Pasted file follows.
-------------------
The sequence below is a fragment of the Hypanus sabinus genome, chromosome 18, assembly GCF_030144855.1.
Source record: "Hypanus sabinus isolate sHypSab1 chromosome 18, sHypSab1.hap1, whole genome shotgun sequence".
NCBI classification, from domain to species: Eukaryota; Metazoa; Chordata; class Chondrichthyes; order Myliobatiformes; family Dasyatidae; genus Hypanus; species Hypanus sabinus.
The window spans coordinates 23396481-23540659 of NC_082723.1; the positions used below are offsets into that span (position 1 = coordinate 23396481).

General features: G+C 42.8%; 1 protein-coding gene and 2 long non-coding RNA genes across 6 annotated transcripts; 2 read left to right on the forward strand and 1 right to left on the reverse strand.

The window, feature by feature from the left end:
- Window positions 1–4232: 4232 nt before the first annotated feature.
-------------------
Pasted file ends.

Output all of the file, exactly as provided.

The sequence below is a fragment of the Hypanus sabinus genome, chromosome 18, assembly GCF_030144855.1.
Source record: "Hypanus sabinus isolate sHypSab1 chromosome 18, sHypSab1.hap1, whole genome shotgun sequence".
NCBI classification, from domain to species: Eukaryota; Metazoa; Chordata; class Chondrichthyes; order Myliobatiformes; family Dasyatidae; genus Hypanus; species Hypanus sabinus.
The window spans coordinates 23396481-23540659 of NC_082723.1; the positions used below are offsets into that span (position 1 = coordinate 23396481).

General features: G+C 42.8%; 1 protein-coding gene and 2 long non-coding RNA genes across 6 annotated transcripts; 2 read left to right on the forward strand and 1 right to left on the reverse strand.

The window, feature by feature from the left end:
- Window positions 1–4232: 4232 nt before the first annotated feature.